r' proposal favorably, the response apf^pJies
solely to the general principle involved,
and none has committed itself
to approval of any of the details of
the project. Therefore, it may he
many months before the tentative
draft of the convention which Mr.
Bryan submitted to the various em*
Koecfpc nn^ legations can be reduced ;
w* ? v* c
to a form which will receive their unqualified
| The statement by the Japanese ambassador
that his government was
^prepared to give careful consideration
to the peace proposal has no bearing
whatever upon the negotiations now in j
progress between the two countries regarding
the California alien land
legislation. During his call upon Mr.J
Bryan today the ambassador discuss- i
ed this subject from various angles
' for half an hour, but without any j
definite result. The Japanese foreign
office has not yet cabled the ambassador
definite instructions regarding the
. American note and it is known that
j* ?/vnr?nr>tin p- an rvneinal investi
JLL XO V/Wuuuvviuj, ---o
gation as a basis for its rejoinder.
Iron Bearing Plants,
' Experiments are under -way at the
agricultural bacteriological station in
Vienna to increase th-e quantity of
iron carried in certain plants, with
a view to the effect on the human
system when those plants are used
as food. Artificially prepared foods 1
containing iron do not always produce
desired effect, because the iron is ,
not completely assimilated. This difficulty,
it is thought, may he avoided
by causing plants to take up an increased
quantity of iron during their
natural growth. By adding hydrate
of iron to the soil in which it was
growing, the experimenters have succeeded
in producing spinach containing
a pecrentage of iron seven times
as great as that found in ordinary
spinach. It is believed that the process
will prove successful with other
PORTBAT KILLING IJf
AIKEN COI"RT 1
Witnesses Beenact Gnnter-Long Tragedy.?State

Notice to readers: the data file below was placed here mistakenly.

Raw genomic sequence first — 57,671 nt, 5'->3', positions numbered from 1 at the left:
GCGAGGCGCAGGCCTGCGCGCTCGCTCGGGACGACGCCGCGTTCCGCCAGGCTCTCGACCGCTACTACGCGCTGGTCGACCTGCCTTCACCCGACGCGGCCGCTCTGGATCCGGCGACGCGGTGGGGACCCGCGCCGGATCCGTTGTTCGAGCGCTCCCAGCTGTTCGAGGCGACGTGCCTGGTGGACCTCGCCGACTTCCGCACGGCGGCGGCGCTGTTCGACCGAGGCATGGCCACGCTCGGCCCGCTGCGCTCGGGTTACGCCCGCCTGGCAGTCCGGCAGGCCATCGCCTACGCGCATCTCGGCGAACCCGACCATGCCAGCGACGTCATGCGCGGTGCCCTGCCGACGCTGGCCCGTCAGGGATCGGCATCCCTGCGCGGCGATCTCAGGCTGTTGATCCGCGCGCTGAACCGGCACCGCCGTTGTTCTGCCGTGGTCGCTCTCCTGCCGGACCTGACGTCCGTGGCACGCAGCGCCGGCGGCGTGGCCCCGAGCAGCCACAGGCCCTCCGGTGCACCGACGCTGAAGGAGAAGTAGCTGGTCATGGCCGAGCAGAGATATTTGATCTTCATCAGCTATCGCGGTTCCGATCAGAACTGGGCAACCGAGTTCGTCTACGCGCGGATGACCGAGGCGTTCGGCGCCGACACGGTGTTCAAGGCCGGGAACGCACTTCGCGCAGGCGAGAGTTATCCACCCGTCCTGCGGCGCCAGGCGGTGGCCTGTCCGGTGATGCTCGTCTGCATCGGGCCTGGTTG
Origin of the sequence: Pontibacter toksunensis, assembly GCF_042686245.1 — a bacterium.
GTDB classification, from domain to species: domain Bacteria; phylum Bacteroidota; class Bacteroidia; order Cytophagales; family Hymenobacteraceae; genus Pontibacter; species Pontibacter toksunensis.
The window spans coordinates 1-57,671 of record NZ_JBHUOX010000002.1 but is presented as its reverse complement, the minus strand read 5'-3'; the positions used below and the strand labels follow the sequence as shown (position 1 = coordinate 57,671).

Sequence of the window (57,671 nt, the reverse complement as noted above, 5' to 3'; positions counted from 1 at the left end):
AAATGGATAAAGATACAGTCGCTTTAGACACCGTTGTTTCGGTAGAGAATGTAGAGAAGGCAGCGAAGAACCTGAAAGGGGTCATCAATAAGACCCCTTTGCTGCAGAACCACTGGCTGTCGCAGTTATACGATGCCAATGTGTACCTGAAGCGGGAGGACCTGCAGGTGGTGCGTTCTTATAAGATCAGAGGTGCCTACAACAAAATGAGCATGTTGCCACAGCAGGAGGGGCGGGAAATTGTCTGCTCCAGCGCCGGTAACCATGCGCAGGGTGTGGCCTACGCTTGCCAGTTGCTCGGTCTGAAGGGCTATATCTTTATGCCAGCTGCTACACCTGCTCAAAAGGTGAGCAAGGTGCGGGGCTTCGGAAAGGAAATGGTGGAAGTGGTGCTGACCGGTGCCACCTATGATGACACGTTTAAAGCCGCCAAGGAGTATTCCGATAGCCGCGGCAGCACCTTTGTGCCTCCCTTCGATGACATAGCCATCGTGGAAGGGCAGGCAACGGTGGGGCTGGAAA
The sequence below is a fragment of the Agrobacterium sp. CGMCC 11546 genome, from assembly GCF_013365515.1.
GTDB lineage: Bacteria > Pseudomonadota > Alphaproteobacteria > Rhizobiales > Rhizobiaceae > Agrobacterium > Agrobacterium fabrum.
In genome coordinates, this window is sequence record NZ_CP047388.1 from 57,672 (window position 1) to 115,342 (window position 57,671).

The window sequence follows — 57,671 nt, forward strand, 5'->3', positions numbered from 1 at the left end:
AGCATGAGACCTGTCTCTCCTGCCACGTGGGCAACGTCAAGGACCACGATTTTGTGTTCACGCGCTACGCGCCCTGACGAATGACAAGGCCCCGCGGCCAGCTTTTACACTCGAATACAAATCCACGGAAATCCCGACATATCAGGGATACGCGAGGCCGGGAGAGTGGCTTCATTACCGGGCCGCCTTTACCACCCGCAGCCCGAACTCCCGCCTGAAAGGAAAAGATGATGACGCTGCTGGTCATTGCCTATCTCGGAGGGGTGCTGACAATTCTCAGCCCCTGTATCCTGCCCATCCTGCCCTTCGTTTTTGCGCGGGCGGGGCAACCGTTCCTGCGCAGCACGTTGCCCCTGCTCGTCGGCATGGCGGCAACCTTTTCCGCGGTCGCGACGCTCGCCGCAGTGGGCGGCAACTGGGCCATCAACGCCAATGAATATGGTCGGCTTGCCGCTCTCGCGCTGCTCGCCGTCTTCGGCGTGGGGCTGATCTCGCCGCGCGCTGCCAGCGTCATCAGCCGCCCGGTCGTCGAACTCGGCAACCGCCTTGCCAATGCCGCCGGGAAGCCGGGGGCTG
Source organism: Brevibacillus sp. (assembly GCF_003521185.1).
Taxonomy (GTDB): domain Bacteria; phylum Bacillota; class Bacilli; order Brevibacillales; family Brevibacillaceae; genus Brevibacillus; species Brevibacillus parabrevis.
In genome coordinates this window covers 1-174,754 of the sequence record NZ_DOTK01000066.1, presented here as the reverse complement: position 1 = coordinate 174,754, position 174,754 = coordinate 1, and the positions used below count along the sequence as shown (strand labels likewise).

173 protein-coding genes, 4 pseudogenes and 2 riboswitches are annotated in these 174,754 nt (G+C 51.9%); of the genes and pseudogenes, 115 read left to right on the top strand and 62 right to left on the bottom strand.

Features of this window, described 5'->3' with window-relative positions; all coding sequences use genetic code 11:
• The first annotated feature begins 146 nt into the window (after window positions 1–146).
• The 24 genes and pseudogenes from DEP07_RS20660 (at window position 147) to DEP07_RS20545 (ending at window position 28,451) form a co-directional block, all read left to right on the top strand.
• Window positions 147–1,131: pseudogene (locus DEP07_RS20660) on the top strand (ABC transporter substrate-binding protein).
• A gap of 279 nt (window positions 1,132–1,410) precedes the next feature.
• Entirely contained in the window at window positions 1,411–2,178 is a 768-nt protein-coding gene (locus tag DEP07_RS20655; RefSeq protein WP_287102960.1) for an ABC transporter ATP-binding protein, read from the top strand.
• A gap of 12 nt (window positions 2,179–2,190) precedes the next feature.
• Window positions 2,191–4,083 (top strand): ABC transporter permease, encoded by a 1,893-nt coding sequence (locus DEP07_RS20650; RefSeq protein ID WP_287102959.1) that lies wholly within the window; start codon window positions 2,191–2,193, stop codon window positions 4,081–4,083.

Aiken, June '6.?scenes auenams
the tagedy which took place at Wagener
in the late afternoon of the last
Satuday in last September when
Pickens N. Gunter, president of the ;
Bank of Wagener and one of Aiken
county's most prosperous and substantial
planters, was shot and mortally
wounded by Hugh Long, were 1
vividly re enacted in the court room
this afternoon. Hugh Long, member
of the general assembly, formerly
mayor of "Wagener, a lawyer and a '
former newspaper editor, is on trial 1
T--I- 1 -vV. >-> y* rrnrf TJ'i+Vl miirdPT*
lor Ills me, uu<a.i gc<_i mwu v.w.
of Pickens X. Gunter.
As witness after witness was put
up this afternoon by the State and
one after another told how Long shot '
Gunter, attorne3's for the accused man
insisted that the scene be acted over 1
and over again before the 12 men ]
in the jury box who are to weigh the *
evidence and decide "Qugh Long's fate.
With Hugh Long's pistol, the weapon 1
with which he shot Pickens Gunter,
eye witnesses took the part of oLng.
^ T nnor'o fftunscl flP.t- [ *
X. <jr. vivii, ui uuug o ?
lng the part of Pickens Gunter, and ]
'Col. Claude E. Sawyer in the role of 1
'Hayes Gunter. As the witnesses swore 3
that Pickens Gunter had Knocked
Xrong down and he was on (
'the ground -arhen the first shot
was fired, that Hayes Gunter 1